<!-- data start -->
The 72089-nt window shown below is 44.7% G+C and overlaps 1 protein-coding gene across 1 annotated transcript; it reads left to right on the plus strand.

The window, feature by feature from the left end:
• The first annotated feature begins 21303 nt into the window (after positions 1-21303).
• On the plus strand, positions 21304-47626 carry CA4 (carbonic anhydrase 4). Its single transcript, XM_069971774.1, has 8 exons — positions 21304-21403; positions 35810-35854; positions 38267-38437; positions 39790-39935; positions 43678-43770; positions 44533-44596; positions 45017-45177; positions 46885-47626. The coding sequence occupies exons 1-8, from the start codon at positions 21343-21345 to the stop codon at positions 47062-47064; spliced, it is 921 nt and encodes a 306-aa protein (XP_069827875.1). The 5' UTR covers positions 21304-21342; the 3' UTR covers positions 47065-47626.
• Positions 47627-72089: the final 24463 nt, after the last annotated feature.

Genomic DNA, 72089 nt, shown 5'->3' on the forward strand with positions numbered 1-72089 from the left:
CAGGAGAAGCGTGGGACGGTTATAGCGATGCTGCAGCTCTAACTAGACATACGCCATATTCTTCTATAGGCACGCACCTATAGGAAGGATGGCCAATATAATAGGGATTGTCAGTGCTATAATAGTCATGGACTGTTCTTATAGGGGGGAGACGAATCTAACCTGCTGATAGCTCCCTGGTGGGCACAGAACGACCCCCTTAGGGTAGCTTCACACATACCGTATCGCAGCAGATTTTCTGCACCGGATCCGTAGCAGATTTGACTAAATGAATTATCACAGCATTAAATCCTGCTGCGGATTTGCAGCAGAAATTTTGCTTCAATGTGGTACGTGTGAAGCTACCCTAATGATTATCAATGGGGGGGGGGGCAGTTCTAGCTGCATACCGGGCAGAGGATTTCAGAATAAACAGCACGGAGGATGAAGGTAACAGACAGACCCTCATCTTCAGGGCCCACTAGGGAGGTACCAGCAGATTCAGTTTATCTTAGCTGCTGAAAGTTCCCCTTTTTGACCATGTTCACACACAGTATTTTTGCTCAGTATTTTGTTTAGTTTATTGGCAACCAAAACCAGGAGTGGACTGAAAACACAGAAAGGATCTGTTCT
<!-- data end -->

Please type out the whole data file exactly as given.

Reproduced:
The 72089-nt window shown below is 44.7% G+C and overlaps 1 protein-coding gene across 1 annotated transcript; it reads left to right on the plus strand.

The window, feature by feature from the left end:
• The first annotated feature begins 21303 nt into the window (after positions 1-21303).
• On the plus strand, positions 21304-47626 carry CA4 (carbonic anhydrase 4). Its single transcript, XM_069971774.1, has 8 exons — positions 21304-21403; positions 35810-35854; positions 38267-38437; positions 39790-39935; positions 43678-43770; positions 44533-44596; positions 45017-45177; positions 46885-47626. The coding sequence occupies exons 1-8, from the start codon at positions 21343-21345 to the stop codon at positions 47062-47064; spliced, it is 921 nt and encodes a 306-aa protein (XP_069827875.1). The 5' UTR covers positions 21304-21342; the 3' UTR covers positions 47065-47626.
• Positions 47627-72089: the final 24463 nt, after the last annotated feature.

Genomic DNA, 72089 nt, shown 5'->3' on the forward strand with positions numbered 1-72089 from the left:
CAGGAGAAGCGTGGGACGGTTATAGCGATGCTGCAGCTCTAACTAGACATACGCCATATTCTTCTATAGGCACGCACCTATAGGAAGGATGGCCAATATAATAGGGATTGTCAGTGCTATAATAGTCATGGACTGTTCTTATAGGGGGGAGACGAATCTAACCTGCTGATAGCTCCCTGGTGGGCACAGAACGACCCCCTTAGGGTAGCTTCACACATACCGTATCGCAGCAGATTTTCTGCACCGGATCCGTAGCAGATTTGACTAAATGAATTATCACAGCATTAAATCCTGCTGCGGATTTGCAGCAGAAATTTTGCTTCAATGTGGTACGTGTGAAGCTACCCTAATGATTATCAATGGGGGGGGGGGCAGTTCTAGCTGCATACCGGGCAGAGGATTTCAGAATAAACAGCACGGAGGATGAAGGTAACAGACAGACCCTCATCTTCAGGGCCCACTAGGGAGGTACCAGCAGATTCAGTTTATCTTAGCTGCTGAAAGTTCCCCTTTTTGACCATGTTCACACACAGTATTTTTGCTCAGTATTTTGTTTAGTTTATTGGCAACCAAAACCAGGAGTGGACTGAAAACACAGAAAGGATCTGTTCT